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Market supplies will remain sufficient to satisfy demand until the lean season, except in conflict areas

  • Key Message Update
  • West Africa
  • April 2019
Market supplies will remain sufficient to satisfy demand until the lean season, except in conflict areas

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  • Key Messages
  • Key Messages
    • The PREGEC meeting held in Cotonou from 27 to 29 March 2019, estimated final cereal production in West Africa for 2018/19 at about 73.2 million tonnes, up 6.6 percent from the previous season and 17.7 percent from the average. Tubers and pulses are also above the average by 20 percent and 30 percent respectively. In addition to these good availabilities, there are also market gardening products at markets which improve the diversity of food supplies and household incomes.

    • In areas with low pasture production, early transhumance provides adequate livestock feed, except in parts of Mauritania and Senegal where pasture is depleted due to the concentration of livestock. In the Liptako-Gourma region and the greater Lake Chad basin, existing good pastures are very difficult for livestock to access due to civil insecurity.

    • Markets remain well supplied with new crops while demand is seasonally low to medium. Thus, food prices are down compared to last year but remain close to the five-year average. However, they remain atypically high in the Great Lake Chad Basin, the Tibesti region of Chad, northern and central Mali and the Liptako-Gourma region where insecurity disrupts market flows and operations. In the outlook period, markets will remain well supplied until September with prices relatively close to or slightly above average but will remain atypically high in conflict areas.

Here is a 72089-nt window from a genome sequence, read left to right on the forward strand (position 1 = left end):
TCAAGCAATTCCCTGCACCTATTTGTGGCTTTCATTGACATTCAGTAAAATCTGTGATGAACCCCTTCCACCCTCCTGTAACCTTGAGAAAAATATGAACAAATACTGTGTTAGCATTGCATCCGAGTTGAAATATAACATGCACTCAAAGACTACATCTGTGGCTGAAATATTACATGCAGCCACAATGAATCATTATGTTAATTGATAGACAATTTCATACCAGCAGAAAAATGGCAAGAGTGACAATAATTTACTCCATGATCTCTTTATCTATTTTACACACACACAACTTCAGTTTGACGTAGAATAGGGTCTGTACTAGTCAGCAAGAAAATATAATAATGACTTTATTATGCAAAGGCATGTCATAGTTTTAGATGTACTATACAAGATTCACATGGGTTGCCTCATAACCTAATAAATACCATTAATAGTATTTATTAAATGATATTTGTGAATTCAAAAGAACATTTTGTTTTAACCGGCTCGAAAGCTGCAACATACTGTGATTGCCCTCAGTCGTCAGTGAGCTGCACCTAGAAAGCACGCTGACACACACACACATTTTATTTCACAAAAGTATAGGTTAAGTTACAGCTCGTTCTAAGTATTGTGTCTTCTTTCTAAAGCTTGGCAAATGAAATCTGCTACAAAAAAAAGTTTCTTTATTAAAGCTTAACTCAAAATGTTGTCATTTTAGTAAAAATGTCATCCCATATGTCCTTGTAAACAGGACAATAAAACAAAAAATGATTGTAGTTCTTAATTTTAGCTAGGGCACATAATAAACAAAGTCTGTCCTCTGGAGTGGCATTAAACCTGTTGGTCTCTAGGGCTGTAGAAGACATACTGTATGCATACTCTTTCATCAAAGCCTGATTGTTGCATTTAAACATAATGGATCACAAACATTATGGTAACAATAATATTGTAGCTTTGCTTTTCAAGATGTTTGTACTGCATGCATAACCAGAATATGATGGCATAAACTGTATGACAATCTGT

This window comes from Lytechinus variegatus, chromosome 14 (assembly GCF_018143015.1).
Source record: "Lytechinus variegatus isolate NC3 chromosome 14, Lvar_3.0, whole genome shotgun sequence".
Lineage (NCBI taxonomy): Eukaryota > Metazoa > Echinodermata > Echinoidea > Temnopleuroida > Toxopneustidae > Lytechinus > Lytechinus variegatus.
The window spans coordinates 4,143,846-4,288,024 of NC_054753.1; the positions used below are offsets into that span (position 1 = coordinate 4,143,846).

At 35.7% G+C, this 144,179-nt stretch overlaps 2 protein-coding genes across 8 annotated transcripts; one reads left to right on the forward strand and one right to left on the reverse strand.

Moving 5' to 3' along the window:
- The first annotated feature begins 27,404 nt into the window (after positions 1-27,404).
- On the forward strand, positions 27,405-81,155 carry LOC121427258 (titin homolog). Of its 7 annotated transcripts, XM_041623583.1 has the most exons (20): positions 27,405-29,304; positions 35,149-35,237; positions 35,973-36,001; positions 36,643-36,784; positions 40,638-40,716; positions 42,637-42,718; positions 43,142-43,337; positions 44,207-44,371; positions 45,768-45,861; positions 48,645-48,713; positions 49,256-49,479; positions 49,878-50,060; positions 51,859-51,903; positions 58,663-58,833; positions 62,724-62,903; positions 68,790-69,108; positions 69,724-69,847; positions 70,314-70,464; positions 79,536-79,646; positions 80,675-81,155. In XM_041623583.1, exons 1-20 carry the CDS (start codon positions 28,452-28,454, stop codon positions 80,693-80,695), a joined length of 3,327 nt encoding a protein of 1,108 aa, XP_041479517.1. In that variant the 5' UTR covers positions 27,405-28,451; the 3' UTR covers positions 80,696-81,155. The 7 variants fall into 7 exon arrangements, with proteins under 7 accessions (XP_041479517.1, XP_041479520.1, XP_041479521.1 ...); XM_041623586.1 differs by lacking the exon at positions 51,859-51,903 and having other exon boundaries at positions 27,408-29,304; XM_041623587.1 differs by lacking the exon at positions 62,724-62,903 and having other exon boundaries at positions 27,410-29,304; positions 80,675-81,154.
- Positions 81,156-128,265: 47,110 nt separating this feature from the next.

• Most of the region will remain in Minimal (IPC Phase 1) until September 2019. However, Stressed (IPC Phase 2) will affect poor households in the Kanem, Barh El Gazel and southern Chad regions, and the Tahoua region and the southern Tillabéry region in Niger between June and September due to the poor harvests in 2018/19. Stressed! (IPC Phase 2!) will affect poor households in southern Mopti and Gao in Mali and the Diffa region of Niger due to low incomes caused in part by insecurity that disrupts markets in addition to the early depletion of household stocks in some areas.

    • Crisis (IPC Phase 3) will continue to affect the Tibesti and Lac regions of Chad, the Tillabéry region of Niger, CAR and Cameroon until September due to armed conflicts and/or civil insecurity that significantly disrupt household livelihoods with negative consequences on their food consumption. Households in northeastern Nigeria affected by the Boko Haram conflict continue to depend on humanitarian aid for access to food and remain food insecure. Crisis (IPC Phase 3), and Emergency (IPC Phase 4) particularly in Borno State and incidentally Yobé State. In adjacent areas that remain inaccessible to humanitarian actors, the food situation could be similar or worse.

    This Key Message Update provides a high-level analysis of current acute food insecurity conditions and any changes to FEWS NET's latest projection of acute food insecurity outcomes in the specified geography. Learn more here.

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